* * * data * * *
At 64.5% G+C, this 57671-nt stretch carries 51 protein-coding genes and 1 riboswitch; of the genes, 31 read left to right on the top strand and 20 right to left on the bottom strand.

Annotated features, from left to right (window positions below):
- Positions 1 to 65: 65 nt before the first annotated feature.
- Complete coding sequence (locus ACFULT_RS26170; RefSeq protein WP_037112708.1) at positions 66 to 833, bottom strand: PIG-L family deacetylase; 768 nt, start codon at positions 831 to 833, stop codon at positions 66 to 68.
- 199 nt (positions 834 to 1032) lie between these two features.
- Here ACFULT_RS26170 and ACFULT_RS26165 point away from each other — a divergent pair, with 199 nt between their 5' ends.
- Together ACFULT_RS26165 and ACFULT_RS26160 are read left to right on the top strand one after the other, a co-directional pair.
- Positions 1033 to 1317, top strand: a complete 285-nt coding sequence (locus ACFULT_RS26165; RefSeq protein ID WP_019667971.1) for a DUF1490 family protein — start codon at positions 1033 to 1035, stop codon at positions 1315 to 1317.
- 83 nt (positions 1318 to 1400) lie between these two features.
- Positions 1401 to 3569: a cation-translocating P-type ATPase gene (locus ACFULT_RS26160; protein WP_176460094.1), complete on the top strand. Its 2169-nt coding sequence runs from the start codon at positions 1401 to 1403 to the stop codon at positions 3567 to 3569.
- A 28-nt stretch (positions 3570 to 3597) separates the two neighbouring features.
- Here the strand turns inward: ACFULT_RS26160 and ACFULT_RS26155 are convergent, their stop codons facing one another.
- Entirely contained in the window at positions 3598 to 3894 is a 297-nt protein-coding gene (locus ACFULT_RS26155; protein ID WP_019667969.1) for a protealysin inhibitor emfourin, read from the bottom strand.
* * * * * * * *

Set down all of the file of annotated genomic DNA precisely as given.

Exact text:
At 64.5% G+C, this 57671-nt stretch carries 51 protein-coding genes and 1 riboswitch; of the genes, 31 read left to right on the top strand and 20 right to left on the bottom strand.

Annotated features, from left to right (window positions below):
- Positions 1 to 65: 65 nt before the first annotated feature.
- Complete coding sequence (locus ACFULT_RS26170; RefSeq protein WP_037112708.1) at positions 66 to 833, bottom strand: PIG-L family deacetylase; 768 nt, start codon at positions 831 to 833, stop codon at positions 66 to 68.
- 199 nt (positions 834 to 1032) lie between these two features.
- Here ACFULT_RS26170 and ACFULT_RS26165 point away from each other — a divergent pair, with 199 nt between their 5' ends.
- Together ACFULT_RS26165 and ACFULT_RS26160 are read left to right on the top strand one after the other, a co-directional pair.
- Positions 1033 to 1317, top strand: a complete 285-nt coding sequence (locus ACFULT_RS26165; RefSeq protein ID WP_019667971.1) for a DUF1490 family protein — start codon at positions 1033 to 1035, stop codon at positions 1315 to 1317.
- 83 nt (positions 1318 to 1400) lie between these two features.
- Positions 1401 to 3569: a cation-translocating P-type ATPase gene (locus ACFULT_RS26160; protein WP_176460094.1), complete on the top strand. Its 2169-nt coding sequence runs from the start codon at positions 1401 to 1403 to the stop codon at positions 3567 to 3569.
- A 28-nt stretch (positions 3570 to 3597) separates the two neighbouring features.
- Here the strand turns inward: ACFULT_RS26160 and ACFULT_RS26155 are convergent, their stop codons facing one another.
- Entirely contained in the window at positions 3598 to 3894 is a 297-nt protein-coding gene (locus ACFULT_RS26155; protein ID WP_019667969.1) for a protealysin inhibitor emfourin, read from the bottom strand.